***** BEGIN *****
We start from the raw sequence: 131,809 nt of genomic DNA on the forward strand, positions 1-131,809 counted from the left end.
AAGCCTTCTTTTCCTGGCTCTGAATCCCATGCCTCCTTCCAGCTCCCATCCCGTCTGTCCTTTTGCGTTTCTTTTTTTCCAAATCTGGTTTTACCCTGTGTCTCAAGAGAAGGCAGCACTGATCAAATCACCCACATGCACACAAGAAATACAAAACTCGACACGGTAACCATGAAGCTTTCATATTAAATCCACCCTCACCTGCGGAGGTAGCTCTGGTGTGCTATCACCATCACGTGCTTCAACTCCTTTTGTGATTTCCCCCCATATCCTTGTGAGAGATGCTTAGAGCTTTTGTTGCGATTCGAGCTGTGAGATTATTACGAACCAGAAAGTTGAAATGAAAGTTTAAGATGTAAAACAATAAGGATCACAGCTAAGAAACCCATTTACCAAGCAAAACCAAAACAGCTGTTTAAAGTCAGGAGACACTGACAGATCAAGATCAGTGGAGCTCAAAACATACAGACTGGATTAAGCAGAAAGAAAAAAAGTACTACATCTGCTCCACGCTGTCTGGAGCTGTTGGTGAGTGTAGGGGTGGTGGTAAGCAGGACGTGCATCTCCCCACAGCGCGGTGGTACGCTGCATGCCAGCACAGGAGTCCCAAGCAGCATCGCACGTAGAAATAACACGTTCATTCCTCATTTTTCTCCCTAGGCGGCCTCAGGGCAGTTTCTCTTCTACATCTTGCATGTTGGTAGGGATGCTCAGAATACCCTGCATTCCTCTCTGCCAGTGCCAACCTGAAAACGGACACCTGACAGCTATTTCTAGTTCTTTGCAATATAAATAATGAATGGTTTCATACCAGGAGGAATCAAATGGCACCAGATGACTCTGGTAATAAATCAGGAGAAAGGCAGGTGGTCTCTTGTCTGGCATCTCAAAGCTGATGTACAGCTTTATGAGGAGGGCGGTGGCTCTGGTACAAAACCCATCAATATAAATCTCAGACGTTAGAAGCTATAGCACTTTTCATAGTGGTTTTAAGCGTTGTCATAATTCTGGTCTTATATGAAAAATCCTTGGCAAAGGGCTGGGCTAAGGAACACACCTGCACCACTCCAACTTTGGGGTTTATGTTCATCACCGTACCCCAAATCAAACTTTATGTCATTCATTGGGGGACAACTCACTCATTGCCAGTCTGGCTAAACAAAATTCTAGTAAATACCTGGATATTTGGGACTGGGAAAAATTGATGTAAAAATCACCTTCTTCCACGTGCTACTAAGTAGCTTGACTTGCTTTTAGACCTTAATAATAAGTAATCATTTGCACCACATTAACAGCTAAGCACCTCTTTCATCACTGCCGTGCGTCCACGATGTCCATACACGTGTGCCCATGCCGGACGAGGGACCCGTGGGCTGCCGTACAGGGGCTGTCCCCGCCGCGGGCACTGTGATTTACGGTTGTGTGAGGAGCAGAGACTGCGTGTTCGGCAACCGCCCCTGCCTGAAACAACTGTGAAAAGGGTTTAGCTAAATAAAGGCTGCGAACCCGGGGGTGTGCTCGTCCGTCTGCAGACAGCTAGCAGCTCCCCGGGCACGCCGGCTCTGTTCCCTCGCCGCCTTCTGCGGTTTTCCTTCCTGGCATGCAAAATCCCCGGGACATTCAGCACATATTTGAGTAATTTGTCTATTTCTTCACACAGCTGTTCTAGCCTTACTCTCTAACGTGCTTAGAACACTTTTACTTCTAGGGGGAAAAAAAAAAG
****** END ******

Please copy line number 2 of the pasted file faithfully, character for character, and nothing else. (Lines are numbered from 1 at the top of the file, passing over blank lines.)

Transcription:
AAGCCTTCTTTTCCTGGCTCTGAATCCCATGCCTCCTTCCAGCTCCCATCCCGTCTGTCCTTTTGCGTTTCTTTTTTTCCAAATCTGGTTTTACCCTGTGTCTCAAGAGAAGGCAGCACTGATCAAATCACCCACATGCACACAAGAAATACAAAACTCGACACGGTAACCATGAAGCTTTCATATTAAATCCACCCTCACCTGCGGAGGTAGCTCTGGTGTGCTATCACCATCACGTGCTTCAACTCCTTTTGTGATTTCCCCCCATATCCTTGTGAGAGATGCTTAGAGCTTTTGTTGCGATTCGAGCTGTGAGATTATTACGAACCAGAAAGTTGAAATGAAAGTTTAAGATGTAAAACAATAAGGATCACAGCTAAGAAACCCATTTACCAAGCAAAACCAAAACAGCTGTTTAAAGTCAGGAGACACTGACAGATCAAGATCAGTGGAGCTCAAAACATACAGACTGGATTAAGCAGAAAGAAAAAAAGTACTACATCTGCTCCACGCTGTCTGGAGCTGTTGGTGAGTGTAGGGGTGGTGGTAAGCAGGACGTGCATCTCCCCACAGCGCGGTGGTACGCTGCATGCCAGCACAGGAGTCCCAAGCAGCATCGCACGTAGAAATAACACGTTCATTCCTCATTTTTCTCCCTAGGCGGCCTCAGGGCAGTTTCTCTTCTACATCTTGCATGTTGGTAGGGATGCTCAGAATACCCTGCATTCCTCTCTGCCAGTGCCAACCTGAAAACGGACACCTGACAGCTATTTCTAGTTCTTTGCAATATAAATAATGAATGGTTTCATACCAGGAGGAATCAAATGGCACCAGATGACTCTGGTAATAAATCAGGAGAAAGGCAGGTGGTCTCTTGTCTGGCATCTCAAAGCTGATGTACAGCTTTATGAGGAGGGCGGTGGCTCTGGTACAAAACCCATCAATATAAATCTCAGACGTTAGAAGCTATAGCACTTTTCATAGTGGTTTTAAGCGTTGTCATAATTCTGGTCTTATATGAAAAATCCTTGGCAAAGGGCTGGGCTAAGGAACACACCTGCACCACTCCAACTTTGGGGTTTATGTTCATCACCGTACCCCAAATCAAACTTTATGTCATTCATTGGGGGACAACTCACTCATTGCCAGTCTGGCTAAACAAAATTCTAGTAAATACCTGGATATTTGGGACTGGGAAAAATTGATGTAAAAATCACCTTCTTCCACGTGCTACTAAGTAGCTTGACTTGCTTTTAGACCTTAATAATAAGTAATCATTTGCACCACATTAACAGCTAAGCACCTCTTTCATCACTGCCGTGCGTCCACGATGTCCATACACGTGTGCCCATGCCGGACGAGGGACCCGTGGGCTGCCGTACAGGGGCTGTCCCCGCCGCGGGCACTGTGATTTACGGTTGTGTGAGGAGCAGAGACTGCGTGTTCGGCAACCGCCCCTGCCTGAAACAACTGTGAAAAGGGTTTAGCTAAATAAAGGCTGCGAACCCGGGGGTGTGCTCGTCCGTCTGCAGACAGCTAGCAGCTCCCCGGGCACGCCGGCTCTGTTCCCTCGCCGCCTTCTGCGGTTTTCCTTCCTGGCATGCAAAATCCCCGGGACATTCAGCACATATTTGAGTAATTTGTCTATTTCTTCACACAGCTGTTCTAGCCTTACTCTCTAACGTGCTTAGAACACTTTTACTTCTAGGGGGAAAAAAAAAAG